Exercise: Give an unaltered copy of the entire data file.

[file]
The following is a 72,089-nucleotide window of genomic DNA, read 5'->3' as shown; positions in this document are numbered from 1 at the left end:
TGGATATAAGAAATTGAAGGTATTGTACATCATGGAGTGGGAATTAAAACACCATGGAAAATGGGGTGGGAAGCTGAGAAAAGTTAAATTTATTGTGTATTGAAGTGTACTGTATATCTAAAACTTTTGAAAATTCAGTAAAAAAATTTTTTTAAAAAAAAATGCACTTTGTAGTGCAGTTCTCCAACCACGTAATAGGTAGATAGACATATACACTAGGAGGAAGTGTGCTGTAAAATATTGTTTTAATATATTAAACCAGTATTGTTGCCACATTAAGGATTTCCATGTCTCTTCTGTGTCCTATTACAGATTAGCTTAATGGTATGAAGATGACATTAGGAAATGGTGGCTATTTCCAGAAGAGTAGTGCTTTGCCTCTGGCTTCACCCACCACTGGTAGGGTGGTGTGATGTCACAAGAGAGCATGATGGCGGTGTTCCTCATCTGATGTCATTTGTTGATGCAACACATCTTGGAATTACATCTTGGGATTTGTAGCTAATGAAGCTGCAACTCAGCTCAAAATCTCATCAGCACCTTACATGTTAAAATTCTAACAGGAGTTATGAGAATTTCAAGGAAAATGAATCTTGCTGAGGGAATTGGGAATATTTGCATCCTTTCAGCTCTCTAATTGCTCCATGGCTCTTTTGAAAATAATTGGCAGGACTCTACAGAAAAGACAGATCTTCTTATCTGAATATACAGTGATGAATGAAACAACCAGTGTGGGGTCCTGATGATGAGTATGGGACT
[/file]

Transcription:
The following is a 72,089-nucleotide window of genomic DNA, read 5'->3' as shown; positions in this document are numbered from 1 at the left end:
TGGATATAAGAAATTGAAGGTATTGTACATCATGGAGTGGGAATTAAAACACCATGGAAAATGGGGTGGGAAGCTGAGAAAAGTTAAATTTATTGTGTATTGAAGTGTACTGTATATCTAAAACTTTTGAAAATTCAGTAAAAAAATTTTTTTAAAAAAAAATGCACTTTGTAGTGCAGTTCTCCAACCACGTAATAGGTAGATAGACATATACACTAGGAGGAAGTGTGCTGTAAAATATTGTTTTAATATATTAAACCAGTATTGTTGCCACATTAAGGATTTCCATGTCTCTTCTGTGTCCTATTACAGATTAGCTTAATGGTATGAAGATGACATTAGGAAATGGTGGCTATTTCCAGAAGAGTAGTGCTTTGCCTCTGGCTTCACCCACCACTGGTAGGGTGGTGTGATGTCACAAGAGAGCATGATGGCGGTGTTCCTCATCTGATGTCATTTGTTGATGCAACACATCTTGGAATTACATCTTGGGATTTGTAGCTAATGAAGCTGCAACTCAGCTCAAAATCTCATCAGCACCTTACATGTTAAAATTCTAACAGGAGTTATGAGAATTTCAAGGAAAATGAATCTTGCTGAGGGAATTGGGAATATTTGCATCCTTTCAGCTCTCTAATTGCTCCATGGCTCTTTTGAAAATAATTGGCAGGACTCTACAGAAAAGACAGATCTTCTTATCTGAATATACAGTGATGAATGAAACAACCAGTGTGGGGTCCTGATGATGAGTATGGGACT